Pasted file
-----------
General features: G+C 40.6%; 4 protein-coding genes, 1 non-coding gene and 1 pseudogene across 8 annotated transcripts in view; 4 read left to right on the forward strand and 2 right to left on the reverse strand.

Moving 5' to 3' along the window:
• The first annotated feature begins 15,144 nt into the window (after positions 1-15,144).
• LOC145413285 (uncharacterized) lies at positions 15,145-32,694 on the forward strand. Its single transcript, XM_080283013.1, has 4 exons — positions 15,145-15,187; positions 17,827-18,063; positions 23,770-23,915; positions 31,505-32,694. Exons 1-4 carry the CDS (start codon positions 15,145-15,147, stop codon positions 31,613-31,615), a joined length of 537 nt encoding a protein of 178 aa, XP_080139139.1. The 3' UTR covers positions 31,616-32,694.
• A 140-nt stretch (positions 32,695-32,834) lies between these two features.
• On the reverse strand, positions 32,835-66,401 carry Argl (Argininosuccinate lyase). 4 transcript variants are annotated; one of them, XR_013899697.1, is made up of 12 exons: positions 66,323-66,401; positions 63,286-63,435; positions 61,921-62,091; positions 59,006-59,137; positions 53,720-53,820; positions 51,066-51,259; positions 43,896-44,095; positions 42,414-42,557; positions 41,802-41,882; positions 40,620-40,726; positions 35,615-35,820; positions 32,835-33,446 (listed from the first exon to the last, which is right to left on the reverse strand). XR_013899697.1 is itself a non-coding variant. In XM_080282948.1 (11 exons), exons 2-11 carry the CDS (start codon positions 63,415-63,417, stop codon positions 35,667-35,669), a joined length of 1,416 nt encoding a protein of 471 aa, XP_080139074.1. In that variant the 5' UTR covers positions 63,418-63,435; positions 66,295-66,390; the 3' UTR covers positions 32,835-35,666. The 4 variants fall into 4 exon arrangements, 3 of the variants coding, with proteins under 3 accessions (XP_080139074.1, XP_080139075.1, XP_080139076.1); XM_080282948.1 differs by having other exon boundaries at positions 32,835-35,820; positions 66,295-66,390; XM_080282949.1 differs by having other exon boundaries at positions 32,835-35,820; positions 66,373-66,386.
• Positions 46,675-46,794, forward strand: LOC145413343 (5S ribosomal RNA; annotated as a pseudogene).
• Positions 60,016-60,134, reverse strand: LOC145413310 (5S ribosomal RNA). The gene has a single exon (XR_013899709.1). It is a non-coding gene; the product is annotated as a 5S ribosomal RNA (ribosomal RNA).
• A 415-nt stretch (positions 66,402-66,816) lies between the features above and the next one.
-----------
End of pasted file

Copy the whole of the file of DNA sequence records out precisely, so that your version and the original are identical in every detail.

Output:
General features: G+C 40.6%; 4 protein-coding genes, 1 non-coding gene and 1 pseudogene across 8 annotated transcripts in view; 4 read left to right on the forward strand and 2 right to left on the reverse strand.

Moving 5' to 3' along the window:
• The first annotated feature begins 15,144 nt into the window (after positions 1-15,144).
• LOC145413285 (uncharacterized) lies at positions 15,145-32,694 on the forward strand. Its single transcript, XM_080283013.1, has 4 exons — positions 15,145-15,187; positions 17,827-18,063; positions 23,770-23,915; positions 31,505-32,694. Exons 1-4 carry the CDS (start codon positions 15,145-15,147, stop codon positions 31,613-31,615), a joined length of 537 nt encoding a protein of 178 aa, XP_080139139.1. The 3' UTR covers positions 31,616-32,694.
• A 140-nt stretch (positions 32,695-32,834) lies between these two features.
• On the reverse strand, positions 32,835-66,401 carry Argl (Argininosuccinate lyase). 4 transcript variants are annotated; one of them, XR_013899697.1, is made up of 12 exons: positions 66,323-66,401; positions 63,286-63,435; positions 61,921-62,091; positions 59,006-59,137; positions 53,720-53,820; positions 51,066-51,259; positions 43,896-44,095; positions 42,414-42,557; positions 41,802-41,882; positions 40,620-40,726; positions 35,615-35,820; positions 32,835-33,446 (listed from the first exon to the last, which is right to left on the reverse strand). XR_013899697.1 is itself a non-coding variant. In XM_080282948.1 (11 exons), exons 2-11 carry the CDS (start codon positions 63,415-63,417, stop codon positions 35,667-35,669), a joined length of 1,416 nt encoding a protein of 471 aa, XP_080139074.1. In that variant the 5' UTR covers positions 63,418-63,435; positions 66,295-66,390; the 3' UTR covers positions 32,835-35,666. The 4 variants fall into 4 exon arrangements, 3 of the variants coding, with proteins under 3 accessions (XP_080139074.1, XP_080139075.1, XP_080139076.1); XM_080282948.1 differs by having other exon boundaries at positions 32,835-35,820; positions 66,295-66,390; XM_080282949.1 differs by having other exon boundaries at positions 32,835-35,820; positions 66,373-66,386.
• Positions 46,675-46,794, forward strand: LOC145413343 (5S ribosomal RNA; annotated as a pseudogene).
• Positions 60,016-60,134, reverse strand: LOC145413310 (5S ribosomal RNA). The gene has a single exon (XR_013899709.1). It is a non-coding gene; the product is annotated as a 5S ribosomal RNA (ribosomal RNA).
• A 415-nt stretch (positions 66,402-66,816) lies between the features above and the next one.